"Somehow saying I told you so just doesn't cover it" Will Smith in I, Robot

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    9 - I mostly use keyboard only when doing my programming =/ eek.
    10 - LOL!!

    I HATE when they show these screens and programs that exist nowhere in the world. Like in "gone in 60 seconds" where he hacks the DMV which looks like a matrix screen saver with pictures of cars in it.
    Hi.

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    Hrm...

    I think I'm supposed to find this funny... I don't..

    1. Quite frequently stuff is scrolling across my screen... It could be scenarios like the OP mentioned, but there are others as well.. and I seldom have to scroll back up to find what I'm looking for.

    2. My first monitor was green text on a black background... You had no choice.. and many of the people I know, myself included, still use those colours. It's easier on the eyes than white on black, and while some may use some syntax highlighting...others don't.. for example in vi, which is where I have green on black, I don't use syntax highlighting.

    3. Proper programmers give code structure... All you have to do is use Google code search to see some of the crap that's written... Something that made digg was a 1 line sudoku solver.. it definately wasn't structured code.

    4. Code isn't YET 3D... but we already have 2D visual representations of code... There's no reason why it can't go to the next level.

    5. Cat a binary file... you'll hear beeps...

    6. So maybe there's some hyperbole here but there usually is in everything Hollywood does... but I've seen small crack-its where there's no reason an 8-year old couldn't solve them.. and I doubt it would take them very long

    7. I just don't think this one is true in the slightest..

    8. Code is 1s and 0s... That isn't like saying all humans are carbon atoms at all.. For example... we're carbon-based but we're not entirely carbon.. Code is entirely 1s and 0s... I've heard stories from people who had to code in 1s and 0s... entering register addresses and then entering the code for that register.. then storing it and moving on..

    9. I seldom use a mouse when i'm writing code.. especially if I'm using vi. You have to put this into context... Do I use a mouse if I'm in say Visual Studio.. yes I have to... if I'm punching out a python script at the command line do i need a mouse? Nope and usually it'll just hinder me.

    10. He once again compares something real to Hollywood Hyperbole... Apple to Alien computer .. maybe far fetched (but we don't know).. but cross platform... applications are becoming more and more cross platform.. with perl, python and ruby.. more C/C++ can be compiled across platform... Mono is helping... Cross platform is becoming more and more of a reality...

    The author, and most of the people that replied are the same group of little kids... They use Linux and think they're cool... They can't accept that a movie is a movie and instead of picking on unrealistic aspects of computers in movies... They're picking on the aspects that are actually closer to being realistic.

    Peace,
    HT
    IT Blog: .:Computer Defense:.
    PnCHd (Pronounced Pinched): Acronym - Point 'n Click Hacked. As in: "That website was pinched" or "The skiddie pinched my computer because I forgot to patch".

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    Senior Member nihil's Avatar
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    HT~ If I might be permitted to add a little to your comments?

    Indeed, my first screen was green characters on a black background. However, the same manufacturers offered orange characters on a black background, as an alternative.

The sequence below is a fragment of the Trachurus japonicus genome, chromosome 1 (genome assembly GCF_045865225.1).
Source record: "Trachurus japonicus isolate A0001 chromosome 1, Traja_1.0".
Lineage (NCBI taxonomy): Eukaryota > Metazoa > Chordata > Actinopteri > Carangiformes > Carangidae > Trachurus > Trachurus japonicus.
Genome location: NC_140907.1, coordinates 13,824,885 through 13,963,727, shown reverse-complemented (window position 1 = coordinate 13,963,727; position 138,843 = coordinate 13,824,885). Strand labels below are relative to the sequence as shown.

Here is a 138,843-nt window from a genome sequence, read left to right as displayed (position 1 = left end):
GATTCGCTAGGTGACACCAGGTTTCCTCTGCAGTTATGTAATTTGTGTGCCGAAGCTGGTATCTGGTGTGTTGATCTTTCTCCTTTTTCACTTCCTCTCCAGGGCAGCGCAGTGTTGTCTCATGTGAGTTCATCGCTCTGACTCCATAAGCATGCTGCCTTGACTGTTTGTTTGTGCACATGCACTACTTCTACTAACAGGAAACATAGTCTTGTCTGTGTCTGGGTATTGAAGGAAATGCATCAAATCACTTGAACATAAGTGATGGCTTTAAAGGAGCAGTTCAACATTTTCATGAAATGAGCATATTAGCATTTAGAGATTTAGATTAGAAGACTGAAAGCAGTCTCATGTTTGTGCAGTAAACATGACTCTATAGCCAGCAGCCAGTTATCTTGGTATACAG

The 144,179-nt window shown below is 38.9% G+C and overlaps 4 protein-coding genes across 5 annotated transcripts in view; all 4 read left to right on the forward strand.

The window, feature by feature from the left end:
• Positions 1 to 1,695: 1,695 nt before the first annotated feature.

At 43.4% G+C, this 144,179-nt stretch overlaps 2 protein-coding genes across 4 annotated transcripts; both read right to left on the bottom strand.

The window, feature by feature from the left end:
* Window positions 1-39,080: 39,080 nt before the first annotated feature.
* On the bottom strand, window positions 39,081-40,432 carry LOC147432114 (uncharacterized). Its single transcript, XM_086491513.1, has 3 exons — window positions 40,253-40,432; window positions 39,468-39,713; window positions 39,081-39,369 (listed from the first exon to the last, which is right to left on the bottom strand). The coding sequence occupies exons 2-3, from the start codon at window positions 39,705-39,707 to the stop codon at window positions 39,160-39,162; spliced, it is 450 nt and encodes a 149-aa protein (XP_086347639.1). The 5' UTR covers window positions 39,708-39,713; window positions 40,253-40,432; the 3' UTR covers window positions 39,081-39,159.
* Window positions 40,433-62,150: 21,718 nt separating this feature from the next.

They were identical in all respects, including price...........only the colour was different.

    The point was that people with slight eyesight defects towards short-sightedness, found the orange screen much easier to work with than the green one, that was preferred by those slightly long-sighted. I believe that there is a far greater tendency for humans to be slightly long-sighted?
    I always made sure that we had both available and that users could chose the most comfortable.

    Obviously, those with prescription eyeglasses didn't need this, it was for those who would ordinarily not wear glasses.

    Today, under our European Health & Safety legislation, if you spend more than two hours at a screen each day, your employer has to pay for an eye test, and buy you spectacles if required.

  6. #6
    T3h 1337 N00b kryptonic's Avatar
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    The only movie ive seen that showes code how it really is, is the movie AntiTrust. Its a good movie anyone who hasnt seen it should check it out.

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    Antitrust was awful.

    "Dust the semi-colins; only programmers use that key"
    Hi.

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    The movie "Matrix" actually has a true hack shown on a computer screen. Have fun looking in the episodes to see if you can find it. Little trivia!
    Epithath: What lies here beneath is just the shell, just the nut is gone.

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    Quote Originally Posted by judgement
    The movie "Matrix" actually has a true hack shown on a computer screen. Have fun looking in the episodes to see if you can find it. Little trivia!
    What?? When Trinity uses nmap and an SSH exploit... I'm pretty sure everyone's aware of that.
    IT Blog: .:Computer Defense:.
    PnCHd (Pronounced Pinched): Acronym - Point 'n Click Hacked. As in: "That website was pinched" or "The skiddie pinched my computer because I forgot to patch".

  10. #10
    Senior Member deftones12's Avatar
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    Quote Originally Posted by HTRegz

    ....He once again compares something real to Hollywood Hyperbole... Apple to Alien computer .....
    well the title of the article is "what code doesn't do in real life that does in movies"

    of course he's gonna compare something real to hollywood hyperbole.